In 2016, at least, these shadow banking entities – specifically, asset managers, institutional investors and hedge funds – remain inherently unsuited in their shape and form to fill the market-making role that Tier I and Tier II broker-dealers have played in the corporate credit market place since the inception of the fixed income asset class.

Moreover, there is indeed a need – as the International Capital Market Association stated in its July 2016 study – to assemble the fixed income market’s constituents in an attempt to reach a consensus about how to address the realities of mandates encased within the second iteration of the EU’s Markets in Financial Instruments Directive (MiFID II) or within the US Dodd-Frank Wall Street Reform and Consumer Protection Act and its Volcker Rule. However, it can be argued that those conversations are already taking place.

GreySpark has observed that they are taking place within the offices of the banks, buyside firms and exchanges, large and small, on an almost daily basis on how best to utilise new e-commerce and e-trading toolkits to eke out the last vestiges of profitability from a corporate bonds market structure that is increasingly not-fit-for-purpose. The solution on the tips of the tongues of the vast majority of these companies, simply put, is more e-trading, not less – assuming GreySpark’s observations are both broad and accurate.

For example, through e-trading and, albeit, currently costly central clearing avenues, the revitalisation of the single-name CDS marketplace can occur. Specifically, through financial engineering efforts supported by exchange operators such as ICE and the Eris Exchange, OTC single-name CDS liquidity can be replicated within hybrid CDS/CDX credit swap futures markets designed to standardise the contracts and shift them away from the long-standing bespoke, dark nature of the OTC marketplace in which banks traditionally set the price and made-the-market.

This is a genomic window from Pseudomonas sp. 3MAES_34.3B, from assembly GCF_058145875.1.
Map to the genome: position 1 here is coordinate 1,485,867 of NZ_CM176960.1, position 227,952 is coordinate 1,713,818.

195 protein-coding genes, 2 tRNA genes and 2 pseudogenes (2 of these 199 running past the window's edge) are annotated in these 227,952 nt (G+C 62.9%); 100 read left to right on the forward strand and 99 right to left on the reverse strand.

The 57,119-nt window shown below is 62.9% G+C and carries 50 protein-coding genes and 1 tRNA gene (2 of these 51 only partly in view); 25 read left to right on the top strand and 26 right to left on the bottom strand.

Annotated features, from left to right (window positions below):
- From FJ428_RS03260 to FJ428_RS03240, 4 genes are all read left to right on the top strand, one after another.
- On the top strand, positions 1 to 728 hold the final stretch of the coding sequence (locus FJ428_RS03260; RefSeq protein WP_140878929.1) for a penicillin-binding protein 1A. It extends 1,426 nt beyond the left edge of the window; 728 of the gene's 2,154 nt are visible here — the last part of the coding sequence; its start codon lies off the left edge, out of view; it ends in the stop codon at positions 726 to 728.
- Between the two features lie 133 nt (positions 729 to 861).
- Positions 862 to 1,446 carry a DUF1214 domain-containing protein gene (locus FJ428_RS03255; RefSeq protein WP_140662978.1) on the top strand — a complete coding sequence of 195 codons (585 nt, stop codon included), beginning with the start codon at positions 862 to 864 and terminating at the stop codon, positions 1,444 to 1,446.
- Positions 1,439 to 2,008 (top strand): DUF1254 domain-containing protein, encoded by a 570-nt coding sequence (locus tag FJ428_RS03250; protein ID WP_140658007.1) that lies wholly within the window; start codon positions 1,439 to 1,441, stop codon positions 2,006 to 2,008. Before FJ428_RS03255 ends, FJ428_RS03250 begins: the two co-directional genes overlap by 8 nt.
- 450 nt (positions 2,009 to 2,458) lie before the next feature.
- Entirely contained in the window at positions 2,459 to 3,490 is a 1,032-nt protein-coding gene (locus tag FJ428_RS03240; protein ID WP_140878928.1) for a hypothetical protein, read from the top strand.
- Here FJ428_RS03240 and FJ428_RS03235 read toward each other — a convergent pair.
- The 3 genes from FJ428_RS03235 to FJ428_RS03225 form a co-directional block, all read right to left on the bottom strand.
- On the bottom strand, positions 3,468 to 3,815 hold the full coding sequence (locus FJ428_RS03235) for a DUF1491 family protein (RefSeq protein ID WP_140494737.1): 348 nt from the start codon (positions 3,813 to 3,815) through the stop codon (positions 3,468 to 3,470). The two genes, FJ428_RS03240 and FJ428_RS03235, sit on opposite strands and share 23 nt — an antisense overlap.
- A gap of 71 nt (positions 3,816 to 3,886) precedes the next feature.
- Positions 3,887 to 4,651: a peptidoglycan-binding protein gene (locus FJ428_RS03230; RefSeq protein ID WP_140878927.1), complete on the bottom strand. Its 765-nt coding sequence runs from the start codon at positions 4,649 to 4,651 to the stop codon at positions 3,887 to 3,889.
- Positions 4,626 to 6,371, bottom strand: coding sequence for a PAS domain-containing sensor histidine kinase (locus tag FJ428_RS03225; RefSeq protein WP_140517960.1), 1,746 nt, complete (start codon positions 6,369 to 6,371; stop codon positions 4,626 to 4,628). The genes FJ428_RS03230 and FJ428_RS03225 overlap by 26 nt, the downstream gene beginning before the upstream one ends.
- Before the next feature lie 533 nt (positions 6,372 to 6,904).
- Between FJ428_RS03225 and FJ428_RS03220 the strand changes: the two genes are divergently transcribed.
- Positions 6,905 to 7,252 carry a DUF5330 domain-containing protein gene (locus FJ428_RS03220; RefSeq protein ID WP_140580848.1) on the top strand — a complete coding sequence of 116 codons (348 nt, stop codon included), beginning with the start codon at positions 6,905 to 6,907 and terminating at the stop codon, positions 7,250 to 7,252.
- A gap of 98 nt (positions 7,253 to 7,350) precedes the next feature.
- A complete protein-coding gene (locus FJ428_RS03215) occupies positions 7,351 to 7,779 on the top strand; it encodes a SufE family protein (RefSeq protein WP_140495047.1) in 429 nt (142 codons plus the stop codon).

Meanwhile, other exchange operators such as Liquidnet, MarketAxess or the SIX Swiss Exchange are creating essential new funnels through which a baseline of axed, odd lots or round lots liquidity can be exercised on a daily basis by both the buyside and the sellside. While these venues do not necessarily create new liquidity, they do serve an important purpose in creating the space that is needed now and into the future on broker-dealer balance sheets to continue to warehouse the reduced amount of risk that banks can still take, which remains essential for the execution of block-size trading on a client-by-client basis.

Somewhere, Over the Rainbow

In the end though, GreySpark believes that it is the shadow banking entities – especially those whose business models are not averse to risk-taking – that ultimately hold the key to a revitalisation of not only the corporate credit corner of the fixed income market, but for the fixed income market as a whole. Take, for example, the current state of affairs in the US Treasuries market, where non-bank liquidity providers now constitute the leading market-makers in an environment increasingly challenged by record low interest rates and a consistent lack of liquidity depth.

Therein the narrative underpinning the structure of the leading marketplace for government bonds liquidity is akin to the narrative that has played out in the flow or spot FX market over the last 10 to 15 years. The less that it becomes profitable for banks to make proprietary bets on the outcome of global macro and micro economic events within cash markets, the more banks become willing to open the doors leading to gold-plated liquidity to their smaller, non-bank competitors via the provision of prime brokerage services in an effort to keep liquidity ticking along at a healthy pace.

In a fashion, GreySpark believes the government bonds/flow FX e-commerce, e-trading narrative will inevitably be repeated in the corporate bonds market, possibly in the form of a healthier market in the future for retail-size corporate debt trading. For that potential new normal to materialise, however, both the buyside and the sellside still have a long way to go in acclimatising themselves to the business and operational benefits that can be gleaned from technological innovation as a means of progressing the facilitation of risk-taking and risk management toward a wider audience.

About the author

Frederic Ponzo, Managing Partner, GreySpark Partners

Frederic is the managing partner of GreySpark Partners, where he focuses on providing leadership, direction and vision to the company, ensuring that the firm’s clients receive best-in-class services. Frederic’s position as a leading expert in e-commerce, e-trading, risk and risk management solutions for the wholesale financial services industry is grounded in over 20 years of work in which he has personally advised over 50 financial institutions – including 19 of the top-20 investment banks – along with numerous Tier I and Tier II buyside firms, exchange operators, fintech start-ups, inter-dealer brokers and technology vendors.
Frederic holds an MsC in telecoms and IT from Telecom sudParis.